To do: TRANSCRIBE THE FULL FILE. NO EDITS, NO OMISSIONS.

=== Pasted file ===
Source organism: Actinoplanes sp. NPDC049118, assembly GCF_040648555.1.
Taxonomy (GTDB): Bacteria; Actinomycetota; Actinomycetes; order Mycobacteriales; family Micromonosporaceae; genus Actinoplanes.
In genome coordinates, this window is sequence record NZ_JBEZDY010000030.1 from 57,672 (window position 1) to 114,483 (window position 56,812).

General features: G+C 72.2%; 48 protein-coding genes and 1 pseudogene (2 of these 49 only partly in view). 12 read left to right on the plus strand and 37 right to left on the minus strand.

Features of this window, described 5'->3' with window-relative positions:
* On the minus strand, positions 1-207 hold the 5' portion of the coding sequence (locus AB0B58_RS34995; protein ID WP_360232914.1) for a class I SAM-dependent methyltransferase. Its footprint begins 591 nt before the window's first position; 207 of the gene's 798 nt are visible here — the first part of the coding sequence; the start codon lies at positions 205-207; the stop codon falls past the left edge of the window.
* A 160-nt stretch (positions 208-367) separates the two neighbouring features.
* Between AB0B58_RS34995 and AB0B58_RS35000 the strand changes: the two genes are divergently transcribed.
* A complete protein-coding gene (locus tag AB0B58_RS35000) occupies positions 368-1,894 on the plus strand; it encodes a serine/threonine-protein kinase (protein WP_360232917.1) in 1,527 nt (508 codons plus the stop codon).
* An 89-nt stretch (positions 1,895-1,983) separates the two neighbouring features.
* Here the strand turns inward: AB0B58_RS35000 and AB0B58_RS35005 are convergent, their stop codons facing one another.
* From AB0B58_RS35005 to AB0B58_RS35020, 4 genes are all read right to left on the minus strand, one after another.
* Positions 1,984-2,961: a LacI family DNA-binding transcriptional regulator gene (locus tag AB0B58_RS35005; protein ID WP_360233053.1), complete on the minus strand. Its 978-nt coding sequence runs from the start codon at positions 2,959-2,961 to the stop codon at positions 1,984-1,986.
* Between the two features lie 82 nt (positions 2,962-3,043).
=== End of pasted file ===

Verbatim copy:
Source organism: Actinoplanes sp. NPDC049118, assembly GCF_040648555.1.
Taxonomy (GTDB): Bacteria; Actinomycetota; Actinomycetes; order Mycobacteriales; family Micromonosporaceae; genus Actinoplanes.
In genome coordinates, this window is sequence record NZ_JBEZDY010000030.1 from 57,672 (window position 1) to 114,483 (window position 56,812).

General features: G+C 72.2%; 48 protein-coding genes and 1 pseudogene (2 of these 49 only partly in view). 12 read left to right on the plus strand and 37 right to left on the minus strand.

Features of this window, described 5'->3' with window-relative positions:
* On the minus strand, positions 1-207 hold the 5' portion of the coding sequence (locus AB0B58_RS34995; protein ID WP_360232914.1) for a class I SAM-dependent methyltransferase. Its footprint begins 591 nt before the window's first position; 207 of the gene's 798 nt are visible here — the first part of the coding sequence; the start codon lies at positions 205-207; the stop codon falls past the left edge of the window.
* A 160-nt stretch (positions 208-367) separates the two neighbouring features.
* Between AB0B58_RS34995 and AB0B58_RS35000 the strand changes: the two genes are divergently transcribed.
* A complete protein-coding gene (locus tag AB0B58_RS35000) occupies positions 368-1,894 on the plus strand; it encodes a serine/threonine-protein kinase (protein WP_360232917.1) in 1,527 nt (508 codons plus the stop codon).
* An 89-nt stretch (positions 1,895-1,983) separates the two neighbouring features.
* Here the strand turns inward: AB0B58_RS35000 and AB0B58_RS35005 are convergent, their stop codons facing one another.
* From AB0B58_RS35005 to AB0B58_RS35020, 4 genes are all read right to left on the minus strand, one after another.
* Positions 1,984-2,961: a LacI family DNA-binding transcriptional regulator gene (locus tag AB0B58_RS35005; protein ID WP_360233053.1), complete on the minus strand. Its 978-nt coding sequence runs from the start codon at positions 2,959-2,961 to the stop codon at positions 1,984-1,986.
* Between the two features lie 82 nt (positions 2,962-3,043).